Seattle mass shooter benefited from lax gun law
Ian L. Stawicki, who shot five people to death Wednesday in Seattle before putting a bullet in his own head, had a long history of violence and mental problems, though not the kind that show up on official records. He was charged with misdemeanor assault in 2008 and 2010, but charges in both cases were dismissed after first his girlfriend, whose nose he allegedly bloodied, and then his brother declined to testify against him. Other charges reported by Seattle police, such as malicious mischief, were also apparently dropped before getting to court. His family says he was mentally ill. Is this the kind of guy who’d make a good candidate for a concealed weapons permit?
Police in Washington gave him one, based on that state’s “shall issue” law, which says that officials must award concealed weapons permits to anyone who meets the standards, even if police think the applicant is dangerous. The state’s bar is so low that even a character like Stawicki could slither under it. He had never been involuntarily committed to a mental institution, was over 21, a U.S. citizen, had no felony convictions and met the handful of other qualifications needed for a permit. So it was perfectly legal for him to walk into Cafe Racer on Wednesday morning with two pistols hidden under his clothing, sit down and wait for the cafe staff, who had thrown him out previously for disruptive behavior, to confront him. He didn’t break the law until he pulled out a pistol and started shooting.
This might have happened anywhere, even in California. But it’s notable that in California, he probably wouldn’t have been legally allowed to walk around armed in public. Unlike Washington, this state has a more restrictive “may issue” standard when it comes to concealed weapons permits. Background checks are more extensive and might involve interviewing an applicant’s family, which would have turned up the information that they thought Stawicki was missing several marbles. Some California jurisdictions even require psychological testing for permit applicants. Moreover, Stawicki would have had to demonstrate good cause to carry a concealed weapon -- typically, applicants in California have to show they’re under some kind of physical threat, perhaps by someone they’ve taken out a restraining order against. Being a security guard is also typically considered good cause. Stawicki didn’t meet those standards.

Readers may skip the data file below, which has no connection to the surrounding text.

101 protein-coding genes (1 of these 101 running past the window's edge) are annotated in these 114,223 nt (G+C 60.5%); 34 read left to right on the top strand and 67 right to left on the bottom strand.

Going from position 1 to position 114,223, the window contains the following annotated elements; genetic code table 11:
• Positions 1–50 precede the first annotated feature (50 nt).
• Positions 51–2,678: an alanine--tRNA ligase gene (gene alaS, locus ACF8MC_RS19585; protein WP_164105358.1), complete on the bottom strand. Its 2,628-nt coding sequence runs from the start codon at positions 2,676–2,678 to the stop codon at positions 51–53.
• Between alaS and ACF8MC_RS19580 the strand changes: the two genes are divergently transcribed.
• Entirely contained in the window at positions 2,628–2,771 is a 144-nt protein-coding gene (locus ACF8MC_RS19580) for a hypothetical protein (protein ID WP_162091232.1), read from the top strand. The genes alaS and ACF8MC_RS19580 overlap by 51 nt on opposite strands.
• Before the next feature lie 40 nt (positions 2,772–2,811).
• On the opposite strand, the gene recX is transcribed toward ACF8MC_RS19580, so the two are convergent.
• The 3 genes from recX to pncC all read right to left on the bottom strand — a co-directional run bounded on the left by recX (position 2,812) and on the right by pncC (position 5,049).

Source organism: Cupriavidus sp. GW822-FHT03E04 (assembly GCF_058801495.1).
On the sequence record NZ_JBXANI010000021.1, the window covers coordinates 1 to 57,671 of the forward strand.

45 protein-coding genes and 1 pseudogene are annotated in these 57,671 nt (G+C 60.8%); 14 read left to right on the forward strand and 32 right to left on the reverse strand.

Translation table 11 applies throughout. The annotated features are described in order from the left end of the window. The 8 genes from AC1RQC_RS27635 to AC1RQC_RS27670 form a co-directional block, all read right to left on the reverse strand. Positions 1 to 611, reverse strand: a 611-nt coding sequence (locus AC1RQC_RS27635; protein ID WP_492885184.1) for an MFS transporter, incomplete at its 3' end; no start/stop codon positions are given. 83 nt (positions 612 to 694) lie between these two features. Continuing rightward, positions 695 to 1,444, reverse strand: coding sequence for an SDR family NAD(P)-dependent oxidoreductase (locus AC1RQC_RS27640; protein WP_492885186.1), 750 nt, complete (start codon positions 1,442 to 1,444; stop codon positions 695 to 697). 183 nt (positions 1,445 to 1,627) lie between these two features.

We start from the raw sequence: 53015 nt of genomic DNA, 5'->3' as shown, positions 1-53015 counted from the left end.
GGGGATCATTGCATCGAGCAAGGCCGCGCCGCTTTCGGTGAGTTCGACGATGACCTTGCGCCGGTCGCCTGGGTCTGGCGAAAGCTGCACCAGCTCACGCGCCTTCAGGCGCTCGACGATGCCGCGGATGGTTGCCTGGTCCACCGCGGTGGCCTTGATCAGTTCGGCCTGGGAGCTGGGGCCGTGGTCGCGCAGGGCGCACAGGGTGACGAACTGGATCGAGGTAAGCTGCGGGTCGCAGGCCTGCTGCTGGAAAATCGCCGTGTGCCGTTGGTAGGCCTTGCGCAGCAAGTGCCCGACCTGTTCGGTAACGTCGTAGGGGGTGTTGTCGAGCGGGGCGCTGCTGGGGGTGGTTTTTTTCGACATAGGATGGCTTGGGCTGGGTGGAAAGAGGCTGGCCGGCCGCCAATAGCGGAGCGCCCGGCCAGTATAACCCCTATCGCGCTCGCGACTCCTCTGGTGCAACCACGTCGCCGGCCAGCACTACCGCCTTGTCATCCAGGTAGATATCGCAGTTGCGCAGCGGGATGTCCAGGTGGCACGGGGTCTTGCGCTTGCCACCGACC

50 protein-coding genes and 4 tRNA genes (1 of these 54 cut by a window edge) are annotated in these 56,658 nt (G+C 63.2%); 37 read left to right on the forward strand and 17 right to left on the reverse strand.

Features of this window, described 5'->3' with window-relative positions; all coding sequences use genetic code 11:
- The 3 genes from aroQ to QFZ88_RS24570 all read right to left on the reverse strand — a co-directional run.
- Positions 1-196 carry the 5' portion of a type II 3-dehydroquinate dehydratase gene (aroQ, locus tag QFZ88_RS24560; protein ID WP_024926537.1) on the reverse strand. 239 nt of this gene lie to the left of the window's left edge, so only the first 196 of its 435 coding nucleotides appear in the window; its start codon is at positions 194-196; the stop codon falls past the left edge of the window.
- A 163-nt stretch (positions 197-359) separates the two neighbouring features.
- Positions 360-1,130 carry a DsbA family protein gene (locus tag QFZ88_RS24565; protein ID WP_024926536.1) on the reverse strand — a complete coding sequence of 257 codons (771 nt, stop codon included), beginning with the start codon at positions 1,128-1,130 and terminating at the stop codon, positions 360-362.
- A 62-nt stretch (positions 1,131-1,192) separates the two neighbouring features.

Washington’s permissive gun laws are its own business. But there’s a chance they might become ours too because of a push by the National Rifle Assn. to demolish states’ rights to set their own gun standards. Last November, the House of Representatives approved a bill that would force California to honor concealed weapons permits issued in more permissive states such as Washington. Two related bills are awaiting a vote in the Senate, where a similar measure failed by just two votes in 2009.
Gun enthusiasts will point out, rightly, that somebody like Stawicki, who set out to commit mass murder, probably wouldn’t worry much about breaking a concealed weapons law. Even without his permit, he still would have walked into that cafe packing heat. Others will argue, wrongly, that if somebody in the cafe had been armed, he or she could have shot Stawicki (adding to the lead content flying through a cafe isn’t a good way to reduce the casualty count). In the end, “shall issue” laws simply make things easier for killers by putting deadly force at their fingertips, and they encourage gun violence by allowing unstable people to respond to emotional crises by opening fire. People who need concealed weapons permits should still be able to get them, but Stawicki didn’t need one -- and California doesn’t need to be saddled with the irresponsible permitting practices of nearby states such as Washington and Arizona.
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